Every time I read book, it seems that my internal chemistry has been altered. I feel different, as if my stomach is no longer where it should be, my knees feel wobbly, my limbs go wonky and my mind refuses to come back to reality.
It is this, out of this world feeling, that makes me read more.
I have read many, and loved many, and my conscience wouldn’t sit at ease if I didn’t recall them all.
However, as I am, in my current self, on this day, writing this piece, there is one book which keeps echoing through my sub-conscience.
And that is
“And the Mountains Echoed” by Khaled Hosseini.
There is no one particular reason why I chose this, but a few different ones, which I will try to spell out.
I have travelled all my life.
Every two or three years, a family of four would humbly pack up their entire universe and set course to some place new.
There was never any permanence in our life. Life has been a beautiful unsettling chaos.
The country of Afghanistan has also been craving some stability, some permanence. Afghanistan and I are both vagabonds, looking for our roots, trying to establish ourselves, while undergoing constant turmoil.
Set within the heart of Afghanistan, this book narrates stories which are heart wrenching, painful, complex and human. Each tale involves a character in the process of soul searching, to understand who he is, and who he is not.
The narrative depicts the different bonds that can exist between sibblings.
I am the eldest child in my immediate family. Even before I could identify myself as an individual, I was an elder sister, to three adorable sibblings.
If one were to ask me, who I was,
I am “Didda” before anything else.
It is Abdulla and Pari’s story that resonates the most with me. Destiny plays her cruel hand, and two sibblings get lost in this big wide world.
The brother keeps souvenirs of his long lost sister with him all his life, hoping to one day meet her. While Pari continues to feel conflicted about who she is and where she has come from. She has nothing but a hunch that someone had existed, a mere shadow from her past?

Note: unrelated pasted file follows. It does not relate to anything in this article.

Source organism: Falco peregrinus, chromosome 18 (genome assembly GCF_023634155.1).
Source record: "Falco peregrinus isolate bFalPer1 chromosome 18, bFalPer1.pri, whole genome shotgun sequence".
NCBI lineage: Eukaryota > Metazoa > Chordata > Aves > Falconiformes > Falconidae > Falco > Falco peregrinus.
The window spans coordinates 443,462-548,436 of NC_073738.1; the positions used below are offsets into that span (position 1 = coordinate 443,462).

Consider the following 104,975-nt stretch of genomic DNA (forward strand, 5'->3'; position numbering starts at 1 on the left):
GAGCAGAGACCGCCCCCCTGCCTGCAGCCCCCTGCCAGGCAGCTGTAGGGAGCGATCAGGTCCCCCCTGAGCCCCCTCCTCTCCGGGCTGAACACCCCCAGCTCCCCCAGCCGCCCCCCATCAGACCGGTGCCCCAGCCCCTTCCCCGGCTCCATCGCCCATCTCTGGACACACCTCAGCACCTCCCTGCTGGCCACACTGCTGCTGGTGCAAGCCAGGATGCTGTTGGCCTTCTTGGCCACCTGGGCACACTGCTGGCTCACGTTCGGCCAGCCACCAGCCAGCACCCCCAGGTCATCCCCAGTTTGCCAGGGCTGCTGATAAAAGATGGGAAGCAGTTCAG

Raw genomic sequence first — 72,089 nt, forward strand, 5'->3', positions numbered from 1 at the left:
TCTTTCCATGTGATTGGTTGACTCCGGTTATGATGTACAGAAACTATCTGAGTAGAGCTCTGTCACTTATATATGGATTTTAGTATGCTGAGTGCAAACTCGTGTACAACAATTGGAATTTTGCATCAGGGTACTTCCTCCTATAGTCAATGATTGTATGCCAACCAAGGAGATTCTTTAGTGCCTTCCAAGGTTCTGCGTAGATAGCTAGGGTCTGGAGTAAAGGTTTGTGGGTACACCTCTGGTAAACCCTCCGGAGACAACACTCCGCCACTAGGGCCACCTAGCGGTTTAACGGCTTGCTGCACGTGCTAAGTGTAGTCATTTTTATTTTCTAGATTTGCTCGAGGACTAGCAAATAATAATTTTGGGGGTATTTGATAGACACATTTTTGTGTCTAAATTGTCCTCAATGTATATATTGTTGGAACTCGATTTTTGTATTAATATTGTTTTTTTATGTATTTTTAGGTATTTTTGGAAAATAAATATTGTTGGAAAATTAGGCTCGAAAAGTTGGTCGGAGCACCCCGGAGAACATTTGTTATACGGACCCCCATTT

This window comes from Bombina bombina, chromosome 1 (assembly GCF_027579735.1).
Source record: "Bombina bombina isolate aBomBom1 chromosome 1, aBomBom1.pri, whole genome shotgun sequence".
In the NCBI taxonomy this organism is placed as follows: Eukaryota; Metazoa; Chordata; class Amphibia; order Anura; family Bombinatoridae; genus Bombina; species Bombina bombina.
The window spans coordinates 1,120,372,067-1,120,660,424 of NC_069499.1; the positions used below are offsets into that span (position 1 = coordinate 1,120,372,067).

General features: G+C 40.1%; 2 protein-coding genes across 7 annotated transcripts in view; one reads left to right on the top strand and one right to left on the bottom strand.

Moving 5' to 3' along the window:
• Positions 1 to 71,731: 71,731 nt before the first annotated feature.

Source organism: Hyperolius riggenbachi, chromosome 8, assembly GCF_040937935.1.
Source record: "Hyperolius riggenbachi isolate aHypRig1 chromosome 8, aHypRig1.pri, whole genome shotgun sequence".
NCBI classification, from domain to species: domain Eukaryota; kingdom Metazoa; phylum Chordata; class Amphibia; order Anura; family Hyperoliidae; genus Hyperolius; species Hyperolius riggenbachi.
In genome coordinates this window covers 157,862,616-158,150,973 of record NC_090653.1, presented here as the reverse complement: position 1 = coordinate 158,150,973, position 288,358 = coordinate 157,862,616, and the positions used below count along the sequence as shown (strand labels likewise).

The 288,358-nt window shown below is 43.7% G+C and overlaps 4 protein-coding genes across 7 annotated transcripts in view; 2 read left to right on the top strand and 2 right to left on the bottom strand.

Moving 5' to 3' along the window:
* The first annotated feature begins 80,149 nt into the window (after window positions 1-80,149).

Years later when they finally are re united, a twist of fate still wrecks them.
What is left is a box of souvenirs, that Abdulla cherished all these years, and that Pari doesn’t remember why.
Like Pari, my little brother also had the habbit of collecting feathers.
Through years of scavenging, trespassing neighbour’s properties, he managed to amass a collection any bird enthusiast would be proud of.
But then time passed, he grew up, and a passion got relegated to a mere childhood hobby.
Since I have read this book, I have been collecting the rarest, and finest feathers to gift my brother on his 18th birthday, as my contribution for his long forgotten passion.
As an elder sibbling, I feel Abdullah’s anguish. Unlike him, I can watch my sibblings grow and evolve into unique individuals with flaws and attributes. Like a catterpillar transforms into a butterfly; I see them fall, and rise again. At every fall I rush at their aid, and have to painfully stop myself. For how will they learn to fly and soar if they don’t taste mud and blood.
As time goes by, Abdullah and I reminiscence about what their life is and will be like, do they need us anymore? Do they remember?
They are growing up, and alas it seems that we are growing apart. The world is too wide for an elder sibbling’s heart to be at peace.
These three souls are my entire universe. Whatever I am, whatever I have done is because of them. And I would be nothing without them. Just like Abdullah could never be the same again